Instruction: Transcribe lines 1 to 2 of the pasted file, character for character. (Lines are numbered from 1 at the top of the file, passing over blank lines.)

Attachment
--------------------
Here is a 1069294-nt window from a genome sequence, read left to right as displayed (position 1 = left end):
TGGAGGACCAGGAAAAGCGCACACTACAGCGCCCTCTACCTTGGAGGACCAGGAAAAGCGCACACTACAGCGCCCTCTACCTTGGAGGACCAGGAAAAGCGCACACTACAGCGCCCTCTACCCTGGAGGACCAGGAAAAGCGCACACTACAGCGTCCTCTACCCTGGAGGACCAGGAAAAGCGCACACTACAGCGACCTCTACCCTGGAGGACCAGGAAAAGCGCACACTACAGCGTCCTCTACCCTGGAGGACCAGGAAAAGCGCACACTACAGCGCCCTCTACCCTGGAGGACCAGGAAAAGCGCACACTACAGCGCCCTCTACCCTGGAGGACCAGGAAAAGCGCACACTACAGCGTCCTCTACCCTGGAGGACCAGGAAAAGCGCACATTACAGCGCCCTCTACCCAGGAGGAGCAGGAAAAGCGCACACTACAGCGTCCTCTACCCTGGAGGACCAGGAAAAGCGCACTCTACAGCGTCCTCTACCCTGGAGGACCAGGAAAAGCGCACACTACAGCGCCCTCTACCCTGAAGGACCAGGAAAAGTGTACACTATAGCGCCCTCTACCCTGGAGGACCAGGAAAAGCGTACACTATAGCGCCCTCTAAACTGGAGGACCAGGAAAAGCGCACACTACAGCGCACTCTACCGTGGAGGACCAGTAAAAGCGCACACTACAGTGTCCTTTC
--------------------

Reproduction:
Here is a 1069294-nt window from a genome sequence, read left to right as displayed (position 1 = left end):
TGGAGGACCAGGAAAAGCGCACACTACAGCGCCCTCTACCTTGGAGGACCAGGAAAAGCGCACACTACAGCGCCCTCTACCTTGGAGGACCAGGAAAAGCGCACACTACAGCGCCCTCTACCCTGGAGGACCAGGAAAAGCGCACACTACAGCGTCCTCTACCCTGGAGGACCAGGAAAAGCGCACACTACAGCGACCTCTACCCTGGAGGACCAGGAAAAGCGCACACTACAGCGTCCTCTACCCTGGAGGACCAGGAAAAGCGCACACTACAGCGCCCTCTACCCTGGAGGACCAGGAAAAGCGCACACTACAGCGCCCTCTACCCTGGAGGACCAGGAAAAGCGCACACTACAGCGTCCTCTACCCTGGAGGACCAGGAAAAGCGCACATTACAGCGCCCTCTACCCAGGAGGAGCAGGAAAAGCGCACACTACAGCGTCCTCTACCCTGGAGGACCAGGAAAAGCGCACTCTACAGCGTCCTCTACCCTGGAGGACCAGGAAAAGCGCACACTACAGCGCCCTCTACCCTGAAGGACCAGGAAAAGTGTACACTATAGCGCCCTCTACCCTGGAGGACCAGGAAAAGCGTACACTATAGCGCCCTCTAAACTGGAGGACCAGGAAAAGCGCACACTACAGCGCACTCTACCGTGGAGGACCAGTAAAAGCGCACACTACAGTGTCCTTTC